Michael Carter-Williams Impresses Jim Boeheim in a Rhode Island HomecomingPosted by Dan Lyons on January 10th, 2013
Dan Lyons is an RTC Big East microsite writers who also writes for the Syracuse blog, “Troy Nunes is an Absolute Magician.” You can find him on Twitter @Dan_Lyons76. He filed this report after Wednesday night’s match-up between Syracuse and Providence at the Dunkin’ Donuts Center in Providence, Rhode Island.
Syracuse point guard Michael Carter-Williams has had more impressive games this season than last night’s 17-point, six-assist, six-rebound, five-steal effort against Providence. The 6’6″ guard, who grew up in Hamilton, Massachusetts, and played his high school ball 15 minutes from the Dunkin’ Donuts Center at St. Andrew’s School in Barrington, Rhode Island, has flirted with triple-doubles on various occasions this season, missing the milestone by a single assist or rebound three times already. Last night, the general steadiness with which Carter-Williams ran Jim Boeheim‘s offense impressed the venerable head coach.
Carter-Williams’ play for Syracuse this year has been almost revelatory, considering the sophomore played few meaningful minutes last season. After the game, when asked about his guard’s ascent from little-used freshman to All-American sophomore, Boeheim made a comparison to perhaps the greatest point guard in school history: Sherman Douglas, who sat behind Pearl Washington as a freshman before leading the Orangemen to a national championship game berth as a sophomore. Boeheim spent a large portion of his presser discussing Carter-Williams’ play, as one would expect in Providence, saying that “MCW” is “playing as well as you can expect.”
The steady play from Carter-Williams was a good sign for a player who has wildly vacillated between excellence and mediocrity from game to game over the last few weeks. In Syracuse’s only loss this season — against Temple at Madison Square Garden — Carter-Williams was an abysmal 3-of-17 from the field, and only 7-of-15 from the free throw line, missing a number of big shots down the stretch in what ended up as a four-point defeat. In the following game against Alcorn State, he finished with only five points in addition to six assists to five turnovers. Two days later, Carter-Williams put up an impressive 18 points, 13 assists, and nine rebounds against Central Connecticut, and followed that up with a 12-point, 10-assist effort against Rutgers, but fell back to earth with a four-point night at USF on 1-of-13 shooting from the field. In games where the Orange have failed to hit jump shots, Carter-Williams puts the onus of the offense on himself and becomes a black hole, like we saw in the Temple and USF contests. Against Providence, only C.J. Fair could hit a jump shot; as a team Syracuse was 12-of-42 on jumpers and 3-of-21 from three-point range. However, instead of forcing the issue himself, Carter-Williams kept going to the hot hand and also fed Rakeem Christmas inside, who had one of his best games in orange with 15 points on 6-of-8 shooting, eight rebounds, and three blocks in 38 minutes.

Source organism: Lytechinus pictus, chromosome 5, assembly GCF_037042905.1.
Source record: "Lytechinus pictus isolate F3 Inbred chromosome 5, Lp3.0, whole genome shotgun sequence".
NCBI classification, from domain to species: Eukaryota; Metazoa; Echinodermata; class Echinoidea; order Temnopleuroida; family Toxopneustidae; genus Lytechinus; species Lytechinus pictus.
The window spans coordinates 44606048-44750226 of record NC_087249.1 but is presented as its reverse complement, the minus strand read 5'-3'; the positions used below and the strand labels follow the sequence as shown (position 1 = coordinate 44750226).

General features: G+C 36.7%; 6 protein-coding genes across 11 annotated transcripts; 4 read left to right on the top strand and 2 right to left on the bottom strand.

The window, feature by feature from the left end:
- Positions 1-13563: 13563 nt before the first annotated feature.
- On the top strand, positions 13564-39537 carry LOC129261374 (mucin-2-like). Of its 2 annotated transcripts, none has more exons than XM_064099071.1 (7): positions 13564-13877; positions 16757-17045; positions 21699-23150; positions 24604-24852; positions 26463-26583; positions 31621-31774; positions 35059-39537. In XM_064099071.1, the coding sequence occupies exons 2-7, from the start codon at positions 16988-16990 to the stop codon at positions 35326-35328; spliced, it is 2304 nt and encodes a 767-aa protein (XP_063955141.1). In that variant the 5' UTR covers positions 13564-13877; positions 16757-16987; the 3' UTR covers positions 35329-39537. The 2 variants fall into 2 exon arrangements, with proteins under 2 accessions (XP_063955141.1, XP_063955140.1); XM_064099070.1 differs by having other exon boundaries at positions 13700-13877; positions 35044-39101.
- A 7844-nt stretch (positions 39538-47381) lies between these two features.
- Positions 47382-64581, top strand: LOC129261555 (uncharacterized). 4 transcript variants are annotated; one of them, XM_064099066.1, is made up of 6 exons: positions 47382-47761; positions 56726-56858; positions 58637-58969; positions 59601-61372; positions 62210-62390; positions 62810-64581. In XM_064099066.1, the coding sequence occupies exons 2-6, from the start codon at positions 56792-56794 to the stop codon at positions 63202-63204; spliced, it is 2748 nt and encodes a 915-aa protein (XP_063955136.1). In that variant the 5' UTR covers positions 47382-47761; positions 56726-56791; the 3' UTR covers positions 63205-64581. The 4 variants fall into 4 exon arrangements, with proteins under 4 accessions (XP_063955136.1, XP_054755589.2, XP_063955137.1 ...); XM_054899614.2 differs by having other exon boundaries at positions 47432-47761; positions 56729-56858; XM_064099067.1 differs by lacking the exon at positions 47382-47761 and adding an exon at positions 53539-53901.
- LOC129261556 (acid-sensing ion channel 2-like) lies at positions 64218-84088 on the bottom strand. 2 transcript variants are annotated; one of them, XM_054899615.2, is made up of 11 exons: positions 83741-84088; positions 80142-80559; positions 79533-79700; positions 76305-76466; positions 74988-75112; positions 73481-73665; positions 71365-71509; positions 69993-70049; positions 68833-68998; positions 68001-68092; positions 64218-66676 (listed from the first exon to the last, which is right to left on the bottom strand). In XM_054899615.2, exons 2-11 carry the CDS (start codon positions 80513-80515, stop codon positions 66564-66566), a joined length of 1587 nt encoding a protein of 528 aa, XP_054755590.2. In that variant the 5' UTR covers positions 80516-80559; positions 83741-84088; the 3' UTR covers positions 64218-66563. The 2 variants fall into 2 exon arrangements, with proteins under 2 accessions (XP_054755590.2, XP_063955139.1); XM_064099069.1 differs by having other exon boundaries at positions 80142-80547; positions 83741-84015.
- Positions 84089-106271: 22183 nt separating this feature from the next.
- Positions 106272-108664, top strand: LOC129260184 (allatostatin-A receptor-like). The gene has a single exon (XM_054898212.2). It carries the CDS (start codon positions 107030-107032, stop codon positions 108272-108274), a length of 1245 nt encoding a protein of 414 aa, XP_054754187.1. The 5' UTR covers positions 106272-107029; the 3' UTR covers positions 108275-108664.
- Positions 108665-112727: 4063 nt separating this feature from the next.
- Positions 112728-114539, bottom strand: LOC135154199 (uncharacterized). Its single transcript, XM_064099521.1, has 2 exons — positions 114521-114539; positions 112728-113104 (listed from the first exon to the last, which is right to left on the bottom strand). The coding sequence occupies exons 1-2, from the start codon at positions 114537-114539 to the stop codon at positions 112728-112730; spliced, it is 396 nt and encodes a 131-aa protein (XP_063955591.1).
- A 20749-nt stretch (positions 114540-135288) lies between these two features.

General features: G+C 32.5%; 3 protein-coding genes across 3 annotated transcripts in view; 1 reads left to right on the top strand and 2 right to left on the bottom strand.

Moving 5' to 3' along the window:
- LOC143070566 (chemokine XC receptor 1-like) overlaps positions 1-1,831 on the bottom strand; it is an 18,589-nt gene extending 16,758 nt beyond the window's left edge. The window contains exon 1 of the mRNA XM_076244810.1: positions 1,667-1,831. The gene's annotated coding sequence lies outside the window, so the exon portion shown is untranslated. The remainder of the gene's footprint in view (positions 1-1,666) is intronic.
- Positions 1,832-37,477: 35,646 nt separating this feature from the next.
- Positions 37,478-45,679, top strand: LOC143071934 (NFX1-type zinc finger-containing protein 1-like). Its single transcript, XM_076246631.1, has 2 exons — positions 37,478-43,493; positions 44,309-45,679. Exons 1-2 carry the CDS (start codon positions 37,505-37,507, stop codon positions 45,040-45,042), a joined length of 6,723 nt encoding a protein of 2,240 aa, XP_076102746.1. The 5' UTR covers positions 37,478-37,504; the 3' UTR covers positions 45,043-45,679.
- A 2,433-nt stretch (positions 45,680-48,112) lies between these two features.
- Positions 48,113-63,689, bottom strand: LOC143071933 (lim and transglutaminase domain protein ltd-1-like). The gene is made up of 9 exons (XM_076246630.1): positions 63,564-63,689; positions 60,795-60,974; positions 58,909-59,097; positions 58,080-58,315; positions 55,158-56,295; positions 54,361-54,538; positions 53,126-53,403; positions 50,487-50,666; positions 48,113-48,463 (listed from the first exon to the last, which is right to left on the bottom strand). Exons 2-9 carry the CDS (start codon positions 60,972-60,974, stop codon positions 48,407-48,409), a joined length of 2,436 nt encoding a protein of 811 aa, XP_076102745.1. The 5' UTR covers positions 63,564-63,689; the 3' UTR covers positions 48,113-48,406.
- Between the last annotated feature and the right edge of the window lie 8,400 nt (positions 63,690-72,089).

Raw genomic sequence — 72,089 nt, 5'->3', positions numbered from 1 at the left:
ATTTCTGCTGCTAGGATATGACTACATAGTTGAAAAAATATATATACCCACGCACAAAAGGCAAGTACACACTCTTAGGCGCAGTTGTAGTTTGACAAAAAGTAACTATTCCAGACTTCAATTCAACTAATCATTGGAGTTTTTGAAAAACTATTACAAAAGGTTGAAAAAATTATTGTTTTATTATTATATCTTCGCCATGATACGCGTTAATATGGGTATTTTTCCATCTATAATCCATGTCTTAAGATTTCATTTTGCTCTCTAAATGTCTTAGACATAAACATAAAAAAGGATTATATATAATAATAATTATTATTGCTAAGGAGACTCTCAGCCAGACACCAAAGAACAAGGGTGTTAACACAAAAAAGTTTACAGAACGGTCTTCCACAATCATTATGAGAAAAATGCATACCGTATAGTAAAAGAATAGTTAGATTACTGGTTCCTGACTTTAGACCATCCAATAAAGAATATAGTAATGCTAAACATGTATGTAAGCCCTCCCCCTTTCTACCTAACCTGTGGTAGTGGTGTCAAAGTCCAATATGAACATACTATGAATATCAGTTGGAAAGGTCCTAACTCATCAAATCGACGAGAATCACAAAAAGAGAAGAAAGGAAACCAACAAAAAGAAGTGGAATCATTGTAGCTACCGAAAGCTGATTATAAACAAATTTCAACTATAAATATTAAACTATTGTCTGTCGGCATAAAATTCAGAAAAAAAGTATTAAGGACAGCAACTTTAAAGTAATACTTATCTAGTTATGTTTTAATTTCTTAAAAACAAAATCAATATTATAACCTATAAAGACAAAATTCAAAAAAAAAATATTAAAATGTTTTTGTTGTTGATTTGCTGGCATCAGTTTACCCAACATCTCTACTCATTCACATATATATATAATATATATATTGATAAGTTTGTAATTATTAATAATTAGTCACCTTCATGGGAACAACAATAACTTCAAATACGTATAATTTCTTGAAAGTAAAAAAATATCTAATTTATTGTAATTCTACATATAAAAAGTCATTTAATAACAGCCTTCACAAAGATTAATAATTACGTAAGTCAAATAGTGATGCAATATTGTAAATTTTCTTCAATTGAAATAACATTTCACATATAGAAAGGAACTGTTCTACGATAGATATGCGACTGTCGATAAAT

After the game, Boeheim was asked about Carter-Williams as a point guard, as many believed that he was destined to play the two out of high school. Boeheim was adamant that he always saw him as a point, and after seeing ‘MCW’ drive to the bucket to draw the defenders in Providence’s zone before throwing a no-look, over-the-shoulder pass to James Southerland for a soft foul line jumper, it would appear that Boeheim was spot on with that assessment. Carter-Williams is a talented scorer to be sure, but Syracuse is best suited with Fair leading the way with his crafty mid-range game, or Brandon Triche or Southerland getting hot from behind the arc. Carter-Williams is at his best when he’s breaking down his defender one-on-one and kicking the ball out to the open man, not forcing the issue at the hoop on his own. If Boeheim can keep his talented young play-maker focused on distributing to his teammates, Carter-Williams may eventually enter more discussions with the names ‘Sherman’ and ‘Pearl’ as realistic comparisons.